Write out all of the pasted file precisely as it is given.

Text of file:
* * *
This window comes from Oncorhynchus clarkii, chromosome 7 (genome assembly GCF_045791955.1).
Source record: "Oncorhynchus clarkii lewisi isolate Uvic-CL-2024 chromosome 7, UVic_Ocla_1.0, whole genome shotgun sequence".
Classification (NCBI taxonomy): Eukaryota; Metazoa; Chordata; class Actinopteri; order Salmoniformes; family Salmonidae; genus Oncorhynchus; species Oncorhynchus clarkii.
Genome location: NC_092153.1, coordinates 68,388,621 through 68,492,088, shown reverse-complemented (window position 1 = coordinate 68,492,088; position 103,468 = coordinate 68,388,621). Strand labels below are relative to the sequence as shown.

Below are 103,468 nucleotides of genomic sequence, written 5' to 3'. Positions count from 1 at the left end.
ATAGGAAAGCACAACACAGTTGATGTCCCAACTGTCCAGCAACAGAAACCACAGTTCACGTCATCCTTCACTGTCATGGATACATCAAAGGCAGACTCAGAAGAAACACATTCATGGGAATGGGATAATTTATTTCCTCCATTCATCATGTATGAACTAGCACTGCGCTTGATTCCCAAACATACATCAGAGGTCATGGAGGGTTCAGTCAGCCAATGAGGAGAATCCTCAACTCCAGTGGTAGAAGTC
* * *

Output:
This window comes from Oncorhynchus clarkii, chromosome 7 (genome assembly GCF_045791955.1).
Source record: "Oncorhynchus clarkii lewisi isolate Uvic-CL-2024 chromosome 7, UVic_Ocla_1.0, whole genome shotgun sequence".
Classification (NCBI taxonomy): Eukaryota; Metazoa; Chordata; class Actinopteri; order Salmoniformes; family Salmonidae; genus Oncorhynchus; species Oncorhynchus clarkii.
Genome location: NC_092153.1, coordinates 68,388,621 through 68,492,088, shown reverse-complemented (window position 1 = coordinate 68,492,088; position 103,468 = coordinate 68,388,621). Strand labels below are relative to the sequence as shown.

Below are 103,468 nucleotides of genomic sequence, written 5' to 3'. Positions count from 1 at the left end.
ATAGGAAAGCACAACACAGTTGATGTCCCAACTGTCCAGCAACAGAAACCACAGTTCACGTCATCCTTCACTGTCATGGATACATCAAAGGCAGACTCAGAAGAAACACATTCATGGGAATGGGATAATTTATTTCCTCCATTCATCATGTATGAACTAGCACTGCGCTTGATTCCCAAACATACATCAGAGGTCATGGAGGGTTCAGTCAGCCAATGAGGAGAATCCTCAACTCCAGTGGTAGAAGTC